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The Economic Driver Behind College Football Realignment

By Daniel Atkinson

As the College Football season is inching closer to opening kickoff of “Week 0” on August 27th, the major conferences have begun their conference media days this week. These media days consist of league commissioners, coaches, players, and analysts discussing each team's upcoming season and how each will fare against their competition. However, this has not been the case for the 2022-2023 College Football Conference Media Days. This year, the focus of the media has been the news surrounding college football realignment and expansion.

Although it seems like the college football world was just beginning to understand the effects of NIL after a year, college football realignment and expansion will also have a similar impact on the landscape of college athletics. Realignment or change of conference membership has occurred in the past, but not at this magnitude. This new wave began last summer when Texas and Oklahoma submitted their bid to join the SEC and were shortly accepted to join the formidable conference. These universities are aiming to start play in the SEC as soon as 2024. Little did the college football world know this would be the first domino of many to fall in what seems to be the creation of two “mega-conferences": the Big Ten and the SEC, each league boasting up to 20 member schools each.

As the two conferences are competing to boast the best college football teams in the nation, the Big Ten recently made the move of adding two of the most historically prominent universities from the Pac-12 in USC and UCLA. This is the latest major conference of realignment in the air that is taking media days by storm and have other high profile universities hoping to join one of the two in fear of being left out. Over the years, Notre Dame has been the outlier remaining independent from an individual Power 5 conference and still has a chance to compete for a national title each year. However, this new wave realignment could even drive Notre Dame to join a conference after two decades of independence.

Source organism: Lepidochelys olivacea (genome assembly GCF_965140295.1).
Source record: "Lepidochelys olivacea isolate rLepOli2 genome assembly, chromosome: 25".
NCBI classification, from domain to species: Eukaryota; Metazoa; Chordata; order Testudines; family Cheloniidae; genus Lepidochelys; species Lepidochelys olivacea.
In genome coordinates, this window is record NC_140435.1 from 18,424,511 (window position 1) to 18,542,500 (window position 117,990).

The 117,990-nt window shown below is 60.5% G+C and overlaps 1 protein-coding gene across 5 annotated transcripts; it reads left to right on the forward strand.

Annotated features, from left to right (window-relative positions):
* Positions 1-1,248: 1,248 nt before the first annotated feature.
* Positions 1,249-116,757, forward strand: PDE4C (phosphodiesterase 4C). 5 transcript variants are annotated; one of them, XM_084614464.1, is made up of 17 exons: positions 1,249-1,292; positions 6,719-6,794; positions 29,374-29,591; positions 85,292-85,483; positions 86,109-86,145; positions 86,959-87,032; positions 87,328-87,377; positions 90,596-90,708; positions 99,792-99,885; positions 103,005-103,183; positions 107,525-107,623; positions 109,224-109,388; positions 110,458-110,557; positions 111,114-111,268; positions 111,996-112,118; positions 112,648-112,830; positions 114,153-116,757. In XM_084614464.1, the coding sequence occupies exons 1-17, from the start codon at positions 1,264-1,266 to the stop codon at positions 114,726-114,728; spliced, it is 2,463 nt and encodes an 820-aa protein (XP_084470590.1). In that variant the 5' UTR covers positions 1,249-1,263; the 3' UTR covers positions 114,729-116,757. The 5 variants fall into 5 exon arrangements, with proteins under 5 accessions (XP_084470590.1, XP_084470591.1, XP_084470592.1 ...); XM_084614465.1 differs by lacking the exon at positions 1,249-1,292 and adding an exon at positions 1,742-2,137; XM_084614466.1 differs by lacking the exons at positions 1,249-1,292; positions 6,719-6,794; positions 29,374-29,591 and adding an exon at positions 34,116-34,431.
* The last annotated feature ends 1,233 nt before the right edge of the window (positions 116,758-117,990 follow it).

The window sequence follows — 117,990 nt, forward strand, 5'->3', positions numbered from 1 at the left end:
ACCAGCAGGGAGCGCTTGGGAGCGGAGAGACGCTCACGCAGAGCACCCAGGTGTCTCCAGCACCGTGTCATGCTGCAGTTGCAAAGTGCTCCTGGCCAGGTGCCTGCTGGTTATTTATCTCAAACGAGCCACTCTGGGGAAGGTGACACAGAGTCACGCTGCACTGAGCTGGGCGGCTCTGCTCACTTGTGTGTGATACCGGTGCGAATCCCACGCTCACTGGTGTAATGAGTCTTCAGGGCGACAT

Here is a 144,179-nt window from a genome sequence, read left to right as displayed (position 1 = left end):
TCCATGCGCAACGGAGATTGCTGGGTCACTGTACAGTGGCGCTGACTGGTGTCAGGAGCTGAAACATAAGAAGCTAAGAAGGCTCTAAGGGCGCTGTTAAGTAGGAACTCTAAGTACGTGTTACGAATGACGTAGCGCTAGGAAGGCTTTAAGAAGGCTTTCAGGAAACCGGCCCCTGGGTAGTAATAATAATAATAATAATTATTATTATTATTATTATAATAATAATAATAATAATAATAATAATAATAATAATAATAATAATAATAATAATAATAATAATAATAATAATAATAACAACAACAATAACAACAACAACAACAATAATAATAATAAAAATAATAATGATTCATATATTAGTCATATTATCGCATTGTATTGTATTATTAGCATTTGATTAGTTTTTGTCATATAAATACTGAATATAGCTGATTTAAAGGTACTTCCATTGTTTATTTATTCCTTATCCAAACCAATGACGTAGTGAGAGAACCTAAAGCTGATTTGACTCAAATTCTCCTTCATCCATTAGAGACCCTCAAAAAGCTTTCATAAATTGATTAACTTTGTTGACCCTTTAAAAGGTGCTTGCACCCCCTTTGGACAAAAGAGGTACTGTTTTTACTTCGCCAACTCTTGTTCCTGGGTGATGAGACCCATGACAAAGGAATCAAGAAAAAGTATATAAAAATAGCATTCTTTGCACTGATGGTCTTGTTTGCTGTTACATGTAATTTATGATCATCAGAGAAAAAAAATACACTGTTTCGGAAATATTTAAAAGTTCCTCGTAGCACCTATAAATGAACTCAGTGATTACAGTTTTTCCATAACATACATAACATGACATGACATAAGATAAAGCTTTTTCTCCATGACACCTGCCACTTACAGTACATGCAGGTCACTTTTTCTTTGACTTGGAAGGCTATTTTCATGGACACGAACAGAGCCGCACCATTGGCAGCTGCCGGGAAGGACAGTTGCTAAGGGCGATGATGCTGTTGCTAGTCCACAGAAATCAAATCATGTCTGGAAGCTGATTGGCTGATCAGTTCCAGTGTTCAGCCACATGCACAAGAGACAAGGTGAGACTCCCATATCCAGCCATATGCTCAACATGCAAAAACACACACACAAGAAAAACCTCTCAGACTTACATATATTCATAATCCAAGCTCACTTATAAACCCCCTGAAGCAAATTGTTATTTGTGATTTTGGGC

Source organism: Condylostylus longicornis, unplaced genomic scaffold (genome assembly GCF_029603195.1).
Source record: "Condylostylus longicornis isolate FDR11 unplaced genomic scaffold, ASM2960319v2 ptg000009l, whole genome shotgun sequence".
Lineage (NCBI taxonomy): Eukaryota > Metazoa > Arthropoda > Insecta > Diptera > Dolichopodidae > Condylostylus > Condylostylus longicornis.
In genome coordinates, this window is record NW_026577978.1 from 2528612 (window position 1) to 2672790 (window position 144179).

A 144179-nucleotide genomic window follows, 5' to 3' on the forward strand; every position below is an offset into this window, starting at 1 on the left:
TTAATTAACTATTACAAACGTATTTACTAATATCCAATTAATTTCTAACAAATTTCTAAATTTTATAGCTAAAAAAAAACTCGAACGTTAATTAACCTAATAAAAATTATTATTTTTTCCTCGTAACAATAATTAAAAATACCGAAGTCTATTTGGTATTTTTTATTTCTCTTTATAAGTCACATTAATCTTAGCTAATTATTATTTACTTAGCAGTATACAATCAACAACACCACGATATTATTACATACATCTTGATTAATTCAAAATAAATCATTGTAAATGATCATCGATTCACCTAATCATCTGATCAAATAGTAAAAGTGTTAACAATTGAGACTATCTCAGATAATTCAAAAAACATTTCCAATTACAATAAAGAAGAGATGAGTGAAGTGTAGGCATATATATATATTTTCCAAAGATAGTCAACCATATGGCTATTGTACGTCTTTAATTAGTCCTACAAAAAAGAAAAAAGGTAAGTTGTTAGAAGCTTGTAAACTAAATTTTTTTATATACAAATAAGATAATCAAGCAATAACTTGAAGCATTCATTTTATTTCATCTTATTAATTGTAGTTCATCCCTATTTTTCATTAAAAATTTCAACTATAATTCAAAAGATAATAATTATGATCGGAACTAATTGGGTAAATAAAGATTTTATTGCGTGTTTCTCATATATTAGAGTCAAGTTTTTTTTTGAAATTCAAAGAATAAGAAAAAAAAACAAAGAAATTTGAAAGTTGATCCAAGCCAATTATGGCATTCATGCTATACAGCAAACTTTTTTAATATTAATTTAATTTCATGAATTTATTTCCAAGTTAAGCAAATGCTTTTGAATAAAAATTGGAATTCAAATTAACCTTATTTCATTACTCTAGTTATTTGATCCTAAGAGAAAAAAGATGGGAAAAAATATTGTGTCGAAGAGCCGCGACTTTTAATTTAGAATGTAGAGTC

The average college football fan would not think too much about their universities realignment to a competing Power 5 conference. Most only see the surface level with that being the team is switching conferences to play against tougher competition. While this is true, there is a deeper economic driver below the surface that is tied into competing in a deeper conference with more stature for a national championship–TV Deals. The former chancellor of LSU and now president of FGCU, Michael V. Martin offered this take back in 2011 during the Knight Commission on Intercollegiate Athletics: “I think we could ultimately end up with two enormous conferences, one called ESPN and one called FOX.”

It is now 2022 and Martin’s foreseeing take regarding the future of college football is coming to fruition as the wave of realignment is far from over. Currently, ESPN owns the exclusive rights to the College Football Playoff through 2025-26 and will soon own all of the SEC’s media rights through 2033-34. FOX Sports owns the Big Ten’s primary media rights and is the majority owner of the Big Ten Network. In order to compete for national championships, universities need the finances obtained through media rights to improve facilities and attract top recruits. This clearly depicts that television money is the real driver behind college football realignment.

Previously mentioned Notre Dame has remained independent for over two decades. The primary reason being that the university has had access to their own media rights partner with that being NBC. Through their contract, Notre Dame was earning more money each year through media rights than they would if they joined a conference. This will no longer be the case unless the two can reconstruct their contract because ESPN agreed to pay $300 million to air the fifteen premier SEC football matchups per season. This historically high media rights contract has led Notre Dame to question their independence and force the hand onto NBC by seeking $75 million annually. Time will only tell if NBC accepts this offer or if there will be a bidding war between the “Power 2” conferences to get the college football powerhouse.

In the upcoming months or possibly years, the Big Ten and the SEC will continue to grow in size and media rights revenue. Teams that are currently looking from the outside in will be begging for the opportunity to join one of the conferences in order to stay in conversation for the College Football Playoff. This includes universities such as Oregon, Utah, Washington, Clemson, Florida State, and Miami. The issue being for the prominent ACC schools is the grant of rights that has the universities under contract until 2036. However, as the college football world has seen in the past year, changes can be made when it deals with the economics of college athletics and college football particularly.

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